It struck me that the words spoken by the Lord Jesus Christ are so very profound, yet they apparently go without notice. These truths become spiritual “elephants in the room.” I get the fact that His words – the words written in red in my Bible – are no more inspired by the Holy Spirit than those of Peter, Paul, James, and John. But I admit that His words weigh heavily upon this writer’s heart. This blog starts a short series on the seven “I Am’s of Jesus Christ.” In these “I Am” statements I want to look closely at some recognizably clear but painfully ignored statements (elephants in the room) of our Lord.

Why do people who hear the gospel reject the gospel? The short answer is that all are spiritually dead in trespasses and sin and the dead cannot hear.  Secondly, Satan blinds the minds of people to the truth contained in the gospel. Adam’s entire race is born dead and blind. It should be obvious that unless God works to allow His word to penetrate the mind of the dead by breaking the hold of Satan’s blindness, the person cannot hear and believe the gospel. The real reason why people do not believe comes from the lips of Jesus Christ.

Let’s visit our Lord’s “I am” found in John 10.  Jesus begins by identifying Himself in verse 11 as the Good Shepherd, “I am the Good Shepherd who gives His life for the sheep.” This was in contrast to the hired helper that really does not own the sheep and would most likely not lay down his life for them (vs. 11-13). In verse 14 He repeats, “I am the Good Shepherd, and I know my sheep, and I am known by My own.” How He knows His sheep or how they know Him, He does not say. Then in verses 27 and 28, He crystalizes this truth by a further explanation. The Good Shepherd uses the personal pronoun, “My sheep.”

He is plainly identifying a special group of people that He owns, a people branded as His own possession. This is obviously in contrast to some who are not His sheep. He continues, “My sheep hear my voice and I know them, and they follow me.”  Again, He does not tell us how He knows His sheep or how His sheep hear His voice or how they know Him or how they follow Him, He just states that it is so. One has to work hard to misunderstand these words written in red. Amazingly, He then says that He gives these sheep, the ones whom He knows and the ones who follow Him, eternal life,  that they will never perish.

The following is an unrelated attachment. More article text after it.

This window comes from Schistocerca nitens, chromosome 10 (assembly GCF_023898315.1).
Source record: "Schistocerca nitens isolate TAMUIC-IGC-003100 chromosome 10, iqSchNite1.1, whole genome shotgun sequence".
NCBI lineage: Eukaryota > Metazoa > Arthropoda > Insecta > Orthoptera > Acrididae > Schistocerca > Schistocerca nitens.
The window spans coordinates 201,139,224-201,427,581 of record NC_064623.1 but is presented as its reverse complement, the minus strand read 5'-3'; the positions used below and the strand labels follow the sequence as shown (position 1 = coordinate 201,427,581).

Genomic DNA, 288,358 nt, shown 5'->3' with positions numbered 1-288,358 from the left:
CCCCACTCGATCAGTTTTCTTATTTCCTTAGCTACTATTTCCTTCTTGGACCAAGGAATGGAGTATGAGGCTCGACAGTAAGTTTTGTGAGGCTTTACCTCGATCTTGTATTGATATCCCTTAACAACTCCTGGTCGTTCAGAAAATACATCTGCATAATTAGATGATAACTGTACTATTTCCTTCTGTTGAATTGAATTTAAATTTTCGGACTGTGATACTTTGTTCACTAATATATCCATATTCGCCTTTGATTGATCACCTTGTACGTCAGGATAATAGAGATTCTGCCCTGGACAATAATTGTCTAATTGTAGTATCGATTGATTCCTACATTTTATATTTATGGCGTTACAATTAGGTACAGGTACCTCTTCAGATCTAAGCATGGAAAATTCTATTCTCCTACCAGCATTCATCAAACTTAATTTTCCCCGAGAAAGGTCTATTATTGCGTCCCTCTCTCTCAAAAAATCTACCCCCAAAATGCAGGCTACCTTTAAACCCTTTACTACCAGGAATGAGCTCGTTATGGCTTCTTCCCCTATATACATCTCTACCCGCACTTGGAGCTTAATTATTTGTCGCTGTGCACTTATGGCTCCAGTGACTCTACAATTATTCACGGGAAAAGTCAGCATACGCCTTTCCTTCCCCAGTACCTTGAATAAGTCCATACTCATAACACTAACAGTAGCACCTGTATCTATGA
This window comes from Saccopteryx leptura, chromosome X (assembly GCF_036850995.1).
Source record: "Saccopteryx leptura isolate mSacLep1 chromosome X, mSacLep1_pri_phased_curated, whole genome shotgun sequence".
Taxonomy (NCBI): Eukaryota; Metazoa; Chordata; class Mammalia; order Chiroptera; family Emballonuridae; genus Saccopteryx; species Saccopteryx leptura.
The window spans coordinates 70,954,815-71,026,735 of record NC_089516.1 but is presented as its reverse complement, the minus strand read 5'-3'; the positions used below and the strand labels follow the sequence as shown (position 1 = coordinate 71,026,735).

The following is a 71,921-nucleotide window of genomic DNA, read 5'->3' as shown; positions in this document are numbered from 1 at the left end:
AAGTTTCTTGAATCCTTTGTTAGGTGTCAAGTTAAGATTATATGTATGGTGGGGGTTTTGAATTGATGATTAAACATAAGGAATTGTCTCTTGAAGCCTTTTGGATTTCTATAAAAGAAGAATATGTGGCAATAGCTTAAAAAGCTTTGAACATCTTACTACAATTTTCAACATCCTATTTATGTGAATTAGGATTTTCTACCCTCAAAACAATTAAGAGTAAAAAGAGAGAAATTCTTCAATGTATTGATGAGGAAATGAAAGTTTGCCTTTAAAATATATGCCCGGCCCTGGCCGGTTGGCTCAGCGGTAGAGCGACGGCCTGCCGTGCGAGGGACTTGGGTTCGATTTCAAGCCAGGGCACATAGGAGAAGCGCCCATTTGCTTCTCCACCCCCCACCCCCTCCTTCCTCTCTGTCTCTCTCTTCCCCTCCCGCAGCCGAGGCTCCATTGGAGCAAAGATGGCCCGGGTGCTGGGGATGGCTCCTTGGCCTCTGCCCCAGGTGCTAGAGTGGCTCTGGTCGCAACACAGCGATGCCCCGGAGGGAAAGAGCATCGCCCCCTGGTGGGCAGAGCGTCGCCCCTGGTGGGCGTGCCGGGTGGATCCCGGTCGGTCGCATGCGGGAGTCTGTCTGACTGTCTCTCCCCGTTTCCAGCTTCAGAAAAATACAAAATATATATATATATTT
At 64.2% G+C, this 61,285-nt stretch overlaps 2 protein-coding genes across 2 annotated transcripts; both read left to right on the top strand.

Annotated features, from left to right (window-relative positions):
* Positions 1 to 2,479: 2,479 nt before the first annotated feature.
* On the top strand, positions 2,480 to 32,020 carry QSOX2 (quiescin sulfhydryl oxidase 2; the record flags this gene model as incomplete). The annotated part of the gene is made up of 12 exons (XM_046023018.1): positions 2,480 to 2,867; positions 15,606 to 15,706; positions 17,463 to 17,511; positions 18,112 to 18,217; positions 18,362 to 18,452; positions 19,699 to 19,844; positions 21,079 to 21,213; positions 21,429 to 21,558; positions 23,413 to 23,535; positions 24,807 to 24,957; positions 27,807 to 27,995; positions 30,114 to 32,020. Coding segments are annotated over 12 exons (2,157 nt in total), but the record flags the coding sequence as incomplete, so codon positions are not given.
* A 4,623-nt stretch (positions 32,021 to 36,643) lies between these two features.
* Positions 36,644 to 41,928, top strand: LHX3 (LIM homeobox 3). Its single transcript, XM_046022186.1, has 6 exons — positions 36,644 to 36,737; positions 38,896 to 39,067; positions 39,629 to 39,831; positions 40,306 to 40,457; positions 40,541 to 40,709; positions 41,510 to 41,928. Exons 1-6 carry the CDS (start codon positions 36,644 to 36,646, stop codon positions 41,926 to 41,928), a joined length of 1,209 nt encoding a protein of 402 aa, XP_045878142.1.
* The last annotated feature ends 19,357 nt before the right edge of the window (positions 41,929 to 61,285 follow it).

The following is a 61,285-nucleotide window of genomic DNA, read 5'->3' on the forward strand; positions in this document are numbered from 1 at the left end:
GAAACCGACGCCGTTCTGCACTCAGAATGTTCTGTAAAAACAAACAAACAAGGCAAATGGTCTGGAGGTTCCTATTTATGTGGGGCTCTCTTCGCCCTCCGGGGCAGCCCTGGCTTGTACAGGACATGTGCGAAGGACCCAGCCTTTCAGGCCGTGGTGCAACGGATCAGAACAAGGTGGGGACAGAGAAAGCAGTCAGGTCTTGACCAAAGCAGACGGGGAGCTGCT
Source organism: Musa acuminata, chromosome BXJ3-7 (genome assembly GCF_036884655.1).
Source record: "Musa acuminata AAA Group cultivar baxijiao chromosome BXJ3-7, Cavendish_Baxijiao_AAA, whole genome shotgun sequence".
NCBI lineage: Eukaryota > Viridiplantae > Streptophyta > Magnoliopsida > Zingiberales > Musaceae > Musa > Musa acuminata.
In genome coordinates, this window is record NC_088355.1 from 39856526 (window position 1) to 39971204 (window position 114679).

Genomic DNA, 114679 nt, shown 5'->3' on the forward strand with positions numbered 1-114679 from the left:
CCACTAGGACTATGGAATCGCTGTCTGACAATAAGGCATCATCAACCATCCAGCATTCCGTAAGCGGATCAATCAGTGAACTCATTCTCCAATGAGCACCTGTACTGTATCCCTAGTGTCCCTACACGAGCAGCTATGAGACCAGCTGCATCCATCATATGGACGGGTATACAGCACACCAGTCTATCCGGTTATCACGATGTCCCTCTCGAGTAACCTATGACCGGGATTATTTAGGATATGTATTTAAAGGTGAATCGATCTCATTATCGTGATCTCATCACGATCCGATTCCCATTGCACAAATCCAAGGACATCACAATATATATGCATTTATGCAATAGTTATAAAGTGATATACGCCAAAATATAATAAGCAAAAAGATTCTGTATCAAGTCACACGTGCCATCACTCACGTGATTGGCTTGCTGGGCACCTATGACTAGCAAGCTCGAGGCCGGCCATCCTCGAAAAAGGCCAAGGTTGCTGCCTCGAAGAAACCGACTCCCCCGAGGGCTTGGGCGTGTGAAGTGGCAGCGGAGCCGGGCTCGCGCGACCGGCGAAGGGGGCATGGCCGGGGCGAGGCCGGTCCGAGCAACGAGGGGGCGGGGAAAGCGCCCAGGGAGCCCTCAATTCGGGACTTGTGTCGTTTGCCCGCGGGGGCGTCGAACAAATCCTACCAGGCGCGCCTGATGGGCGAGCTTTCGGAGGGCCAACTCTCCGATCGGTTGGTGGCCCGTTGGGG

This forced me to ask a few questions. “When were these sheep His sheep? Did they become His sheep after they heard His voice and decided to follow Him? Or were they His sheep before they heard His voice and followed Him?” They belonged to Him before they followed Him and before He gave them eternal life. As far as we know, they were always His sheep. A group of Jews surrounded Jesus and demanded that He tell them if He was truly the Christ (John 10:24).  He strongly informed them, “I told you and you do not believe.”

Belief in Him is the subject. He said that the works that He had done were sufficient to convince anyone that He was the Christ. He was obviously referring to His amazing miracles. Verse 26 answers the question as to why people do not believe in Jesus Christ. “But you do not believe because you are not of my sheep.” This can’t be missed! It is so very clear. It is the elephant in the room. The Jews who rejected Jesus Christ rejected Him because they did not belong to Him. Those who belonged to Him believed! This is the reason people reject the gospel.

Ah, Jews, you say. Yes, He is speaking specifically here about Jews. Those coming to Him were Jewish sheep not Gentile. But in verse 16 He says, “And other sheep have I which are not of this fold; them also I must bring, and they will hear my voice; and there will be one flock and one shepherd.” These “other sheep,” which will hear the voice of the Good Shepherd are Gentile sheep.  Some Gentiles will hear His voice and come to Him. And then there will be one flock (made up of both Jews and Gentiles) and one shepherd. Who could miss this? It’s the elephant in the room.